Abovet photo by Ryan Chua; Below S1 Photography
Photos by Ron Greystar and Scott Williams Photography

All gowns by Amy-Jo Tatum Bridal

Wednesday, April 20, 2011


Some curator on a reality show I was watching last week addressed the issue of what it was like to be the first time owner of one of those lovely dresses from the 40s-50s era.   "I didn't know it was going to be so scratchy on the inside . . ." she confessed.  My rebuttal to this was, well, maybe that's why you see women in 50s movies stripping down to either full slips or some form of rubberized basque underneath it all.   No way could they stand some of these gems next to their skin.  Most vintage dresses like the one above, which I own, leaves much to be desired inside.   First of all let me say the outside work is impeccable, the waist bows and piping are perfectly applied as is the skirt.  Inside however, someone forgot to line it using pellon to stabilize the bodice, leaving raw seams and a waist gathered with scratchy crinoline.  Of course the first thing I did to restore this gem was line the bodice in silk and tape the waistline.     

The dress below is another gift from one of my husband's parishioners.  Bought in a San Francisco department store in 1952 for $250.00, this tea-length ice blue and eggshell tulle beauty was worn with a mini veil.  Zippers from this era were metal and very visible.  Sometimes installed into the left side of a garment rather than down the center back, it caused the left side to bulge in some cases. It has been hard to keep this dress restored as tulle over time falls to tatters with one touch.  For that reason I use it as a display piece to remember Estelle who has passed on.  I tried this dress on myself and believe me it is a gorgeous piece.  Not me in the picture . . .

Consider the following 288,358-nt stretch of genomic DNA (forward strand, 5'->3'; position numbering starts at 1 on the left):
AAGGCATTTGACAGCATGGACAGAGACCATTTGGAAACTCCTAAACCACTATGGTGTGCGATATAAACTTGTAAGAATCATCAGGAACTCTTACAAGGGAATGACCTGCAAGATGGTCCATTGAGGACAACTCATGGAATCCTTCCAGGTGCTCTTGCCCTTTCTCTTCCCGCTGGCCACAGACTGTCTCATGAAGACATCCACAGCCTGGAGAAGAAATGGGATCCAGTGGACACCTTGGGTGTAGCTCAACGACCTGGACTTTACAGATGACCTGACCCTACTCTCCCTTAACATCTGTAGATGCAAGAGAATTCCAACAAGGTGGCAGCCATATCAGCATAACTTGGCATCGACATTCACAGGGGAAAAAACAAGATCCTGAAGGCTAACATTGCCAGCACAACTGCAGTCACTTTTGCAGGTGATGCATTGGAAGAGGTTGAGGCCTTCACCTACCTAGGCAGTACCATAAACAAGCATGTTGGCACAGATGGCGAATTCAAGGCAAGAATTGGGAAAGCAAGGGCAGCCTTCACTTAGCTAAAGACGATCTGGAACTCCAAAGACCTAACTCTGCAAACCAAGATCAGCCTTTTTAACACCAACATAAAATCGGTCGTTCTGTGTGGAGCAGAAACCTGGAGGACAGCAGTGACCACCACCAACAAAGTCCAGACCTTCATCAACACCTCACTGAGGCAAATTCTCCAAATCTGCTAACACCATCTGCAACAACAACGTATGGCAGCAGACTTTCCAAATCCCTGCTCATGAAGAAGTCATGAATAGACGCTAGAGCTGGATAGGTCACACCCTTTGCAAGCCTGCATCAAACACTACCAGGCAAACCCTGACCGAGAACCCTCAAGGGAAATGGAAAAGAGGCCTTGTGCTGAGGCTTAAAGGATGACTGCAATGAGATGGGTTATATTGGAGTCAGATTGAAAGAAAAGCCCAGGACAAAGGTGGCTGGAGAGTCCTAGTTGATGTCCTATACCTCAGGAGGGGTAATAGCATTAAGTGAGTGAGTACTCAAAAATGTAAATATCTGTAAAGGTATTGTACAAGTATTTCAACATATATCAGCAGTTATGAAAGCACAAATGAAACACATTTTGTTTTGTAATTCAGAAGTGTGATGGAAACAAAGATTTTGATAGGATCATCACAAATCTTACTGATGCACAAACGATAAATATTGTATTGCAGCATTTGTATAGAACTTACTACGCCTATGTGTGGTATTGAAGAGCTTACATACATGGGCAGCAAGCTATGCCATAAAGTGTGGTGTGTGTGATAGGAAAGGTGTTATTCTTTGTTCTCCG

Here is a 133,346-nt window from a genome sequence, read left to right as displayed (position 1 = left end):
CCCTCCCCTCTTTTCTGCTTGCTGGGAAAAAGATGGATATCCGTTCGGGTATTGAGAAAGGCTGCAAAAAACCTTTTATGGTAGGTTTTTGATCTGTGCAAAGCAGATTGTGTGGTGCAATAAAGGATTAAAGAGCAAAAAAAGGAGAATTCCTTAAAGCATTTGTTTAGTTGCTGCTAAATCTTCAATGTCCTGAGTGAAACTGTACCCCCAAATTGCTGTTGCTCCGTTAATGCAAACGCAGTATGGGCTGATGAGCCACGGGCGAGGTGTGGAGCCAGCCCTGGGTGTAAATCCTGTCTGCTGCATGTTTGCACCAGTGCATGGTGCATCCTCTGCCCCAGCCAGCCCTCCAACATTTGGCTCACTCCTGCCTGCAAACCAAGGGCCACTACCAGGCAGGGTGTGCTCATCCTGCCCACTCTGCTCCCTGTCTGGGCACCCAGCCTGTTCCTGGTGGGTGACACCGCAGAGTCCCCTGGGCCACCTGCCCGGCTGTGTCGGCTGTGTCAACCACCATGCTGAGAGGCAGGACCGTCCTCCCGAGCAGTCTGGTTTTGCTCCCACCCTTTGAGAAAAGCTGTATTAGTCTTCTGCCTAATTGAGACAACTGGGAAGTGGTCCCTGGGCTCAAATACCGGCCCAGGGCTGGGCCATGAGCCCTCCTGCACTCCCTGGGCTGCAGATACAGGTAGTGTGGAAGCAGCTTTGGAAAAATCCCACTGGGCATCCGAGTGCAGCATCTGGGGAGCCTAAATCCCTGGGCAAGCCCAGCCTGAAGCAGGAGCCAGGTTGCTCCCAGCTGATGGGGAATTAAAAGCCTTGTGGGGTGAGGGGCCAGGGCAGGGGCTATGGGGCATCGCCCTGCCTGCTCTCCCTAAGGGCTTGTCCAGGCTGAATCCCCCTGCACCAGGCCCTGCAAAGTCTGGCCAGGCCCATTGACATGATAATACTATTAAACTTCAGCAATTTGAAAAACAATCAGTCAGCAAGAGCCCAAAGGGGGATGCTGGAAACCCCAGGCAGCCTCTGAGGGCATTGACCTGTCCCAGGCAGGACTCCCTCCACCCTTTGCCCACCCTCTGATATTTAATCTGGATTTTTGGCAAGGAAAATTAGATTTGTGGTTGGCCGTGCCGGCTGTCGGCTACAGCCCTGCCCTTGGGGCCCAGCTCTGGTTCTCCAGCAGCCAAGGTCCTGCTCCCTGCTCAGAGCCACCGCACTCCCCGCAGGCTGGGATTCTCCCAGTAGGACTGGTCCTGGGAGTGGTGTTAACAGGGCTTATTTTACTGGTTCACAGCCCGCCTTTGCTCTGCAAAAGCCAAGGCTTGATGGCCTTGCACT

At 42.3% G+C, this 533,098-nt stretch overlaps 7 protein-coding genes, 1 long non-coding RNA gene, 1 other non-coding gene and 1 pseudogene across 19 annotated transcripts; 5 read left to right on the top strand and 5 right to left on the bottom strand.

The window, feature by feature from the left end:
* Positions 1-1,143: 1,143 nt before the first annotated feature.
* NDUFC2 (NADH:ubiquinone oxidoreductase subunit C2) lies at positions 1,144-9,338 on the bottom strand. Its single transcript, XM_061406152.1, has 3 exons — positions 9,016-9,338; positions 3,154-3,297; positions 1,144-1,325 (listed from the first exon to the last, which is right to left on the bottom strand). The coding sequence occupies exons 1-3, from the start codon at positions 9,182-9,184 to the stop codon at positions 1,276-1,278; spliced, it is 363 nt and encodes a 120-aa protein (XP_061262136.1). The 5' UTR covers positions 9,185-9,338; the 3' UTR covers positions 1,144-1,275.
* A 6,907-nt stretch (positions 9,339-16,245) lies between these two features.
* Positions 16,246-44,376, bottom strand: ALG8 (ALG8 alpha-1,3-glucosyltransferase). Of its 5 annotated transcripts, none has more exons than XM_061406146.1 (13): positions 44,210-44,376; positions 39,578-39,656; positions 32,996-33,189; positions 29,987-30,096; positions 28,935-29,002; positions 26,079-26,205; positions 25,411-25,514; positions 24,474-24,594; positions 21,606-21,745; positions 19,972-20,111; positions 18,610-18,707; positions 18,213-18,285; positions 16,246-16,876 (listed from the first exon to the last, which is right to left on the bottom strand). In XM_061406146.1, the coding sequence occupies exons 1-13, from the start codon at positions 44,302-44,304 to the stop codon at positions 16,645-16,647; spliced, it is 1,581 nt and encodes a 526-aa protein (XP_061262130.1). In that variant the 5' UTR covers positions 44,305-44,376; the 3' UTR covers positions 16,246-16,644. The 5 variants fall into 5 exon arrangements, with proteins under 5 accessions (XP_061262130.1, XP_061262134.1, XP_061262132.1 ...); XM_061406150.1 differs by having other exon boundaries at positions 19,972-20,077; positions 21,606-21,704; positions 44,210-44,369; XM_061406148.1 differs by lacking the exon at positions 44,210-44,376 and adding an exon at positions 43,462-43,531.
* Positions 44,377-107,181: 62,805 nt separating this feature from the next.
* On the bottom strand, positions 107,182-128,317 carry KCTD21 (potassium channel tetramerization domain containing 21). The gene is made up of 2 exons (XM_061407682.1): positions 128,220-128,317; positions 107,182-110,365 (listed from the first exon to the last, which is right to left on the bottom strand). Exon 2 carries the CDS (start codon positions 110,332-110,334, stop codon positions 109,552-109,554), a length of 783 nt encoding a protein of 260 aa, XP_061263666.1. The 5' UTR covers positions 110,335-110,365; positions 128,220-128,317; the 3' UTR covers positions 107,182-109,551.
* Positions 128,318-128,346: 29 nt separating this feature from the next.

If you really love vintage and want to wear something authentic either on your wedding day or to some important event, be aware manufacturing techniques back then were different.  The invisible zipper  that simulates a flawless seam just didn't exist back then. In some dresses circa 30s-50s you'll find seams pinked (simply cut with pinking shears)  or zig-zaged rather than lock-stitched. If you're a purest or plan on wearing your vintage find more than once, find an expert in restoration.  Ideally, one who loves vintage will relish working on authentic pieces and share your vision.